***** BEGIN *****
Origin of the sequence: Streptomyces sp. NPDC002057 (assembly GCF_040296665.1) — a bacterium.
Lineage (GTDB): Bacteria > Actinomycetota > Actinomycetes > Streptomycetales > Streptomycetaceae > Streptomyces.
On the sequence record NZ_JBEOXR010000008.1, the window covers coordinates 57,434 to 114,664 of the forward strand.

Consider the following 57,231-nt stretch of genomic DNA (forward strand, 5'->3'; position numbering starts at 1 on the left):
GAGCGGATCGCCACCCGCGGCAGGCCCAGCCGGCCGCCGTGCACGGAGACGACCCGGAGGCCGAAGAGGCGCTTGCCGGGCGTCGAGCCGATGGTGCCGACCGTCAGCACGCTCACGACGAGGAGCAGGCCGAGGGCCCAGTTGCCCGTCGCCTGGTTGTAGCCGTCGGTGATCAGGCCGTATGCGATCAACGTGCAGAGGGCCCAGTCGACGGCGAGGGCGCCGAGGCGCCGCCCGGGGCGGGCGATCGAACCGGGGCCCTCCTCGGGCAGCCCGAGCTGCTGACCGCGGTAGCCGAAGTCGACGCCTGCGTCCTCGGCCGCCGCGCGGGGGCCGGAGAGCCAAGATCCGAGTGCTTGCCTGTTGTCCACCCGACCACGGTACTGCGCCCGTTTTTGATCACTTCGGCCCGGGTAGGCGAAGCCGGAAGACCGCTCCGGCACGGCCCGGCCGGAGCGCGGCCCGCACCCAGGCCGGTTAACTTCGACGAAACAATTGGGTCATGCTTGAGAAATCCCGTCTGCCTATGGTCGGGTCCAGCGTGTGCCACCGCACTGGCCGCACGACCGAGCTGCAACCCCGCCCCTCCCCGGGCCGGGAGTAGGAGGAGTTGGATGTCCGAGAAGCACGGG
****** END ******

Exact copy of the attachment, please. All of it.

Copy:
Origin of the sequence: Streptomyces sp. NPDC002057 (assembly GCF_040296665.1) — a bacterium.
Lineage (GTDB): Bacteria > Actinomycetota > Actinomycetes > Streptomycetales > Streptomycetaceae > Streptomyces.
On the sequence record NZ_JBEOXR010000008.1, the window covers coordinates 57,434 to 114,664 of the forward strand.

Consider the following 57,231-nt stretch of genomic DNA (forward strand, 5'->3'; position numbering starts at 1 on the left):
GAGCGGATCGCCACCCGCGGCAGGCCCAGCCGGCCGCCGTGCACGGAGACGACCCGGAGGCCGAAGAGGCGCTTGCCGGGCGTCGAGCCGATGGTGCCGACCGTCAGCACGCTCACGACGAGGAGCAGGCCGAGGGCCCAGTTGCCCGTCGCCTGGTTGTAGCCGTCGGTGATCAGGCCGTATGCGATCAACGTGCAGAGGGCCCAGTCGACGGCGAGGGCGCCGAGGCGCCGCCCGGGGCGGGCGATCGAACCGGGGCCCTCCTCGGGCAGCCCGAGCTGCTGACCGCGGTAGCCGAAGTCGACGCCTGCGTCCTCGGCCGCCGCGCGGGGGCCGGAGAGCCAAGATCCGAGTGCTTGCCTGTTGTCCACCCGACCACGGTACTGCGCCCGTTTTTGATCACTTCGGCCCGGGTAGGCGAAGCCGGAAGACCGCTCCGGCACGGCCCGGCCGGAGCGCGGCCCGCACCCAGGCCGGTTAACTTCGACGAAACAATTGGGTCATGCTTGAGAAATCCCGTCTGCCTATGGTCGGGTCCAGCGTGTGCCACCGCACTGGCCGCACGACCGAGCTGCAACCCCGCCCCTCCCCGGGCCGGGAGTAGGAGGAGTTGGATGTCCGAGAAGCACGGG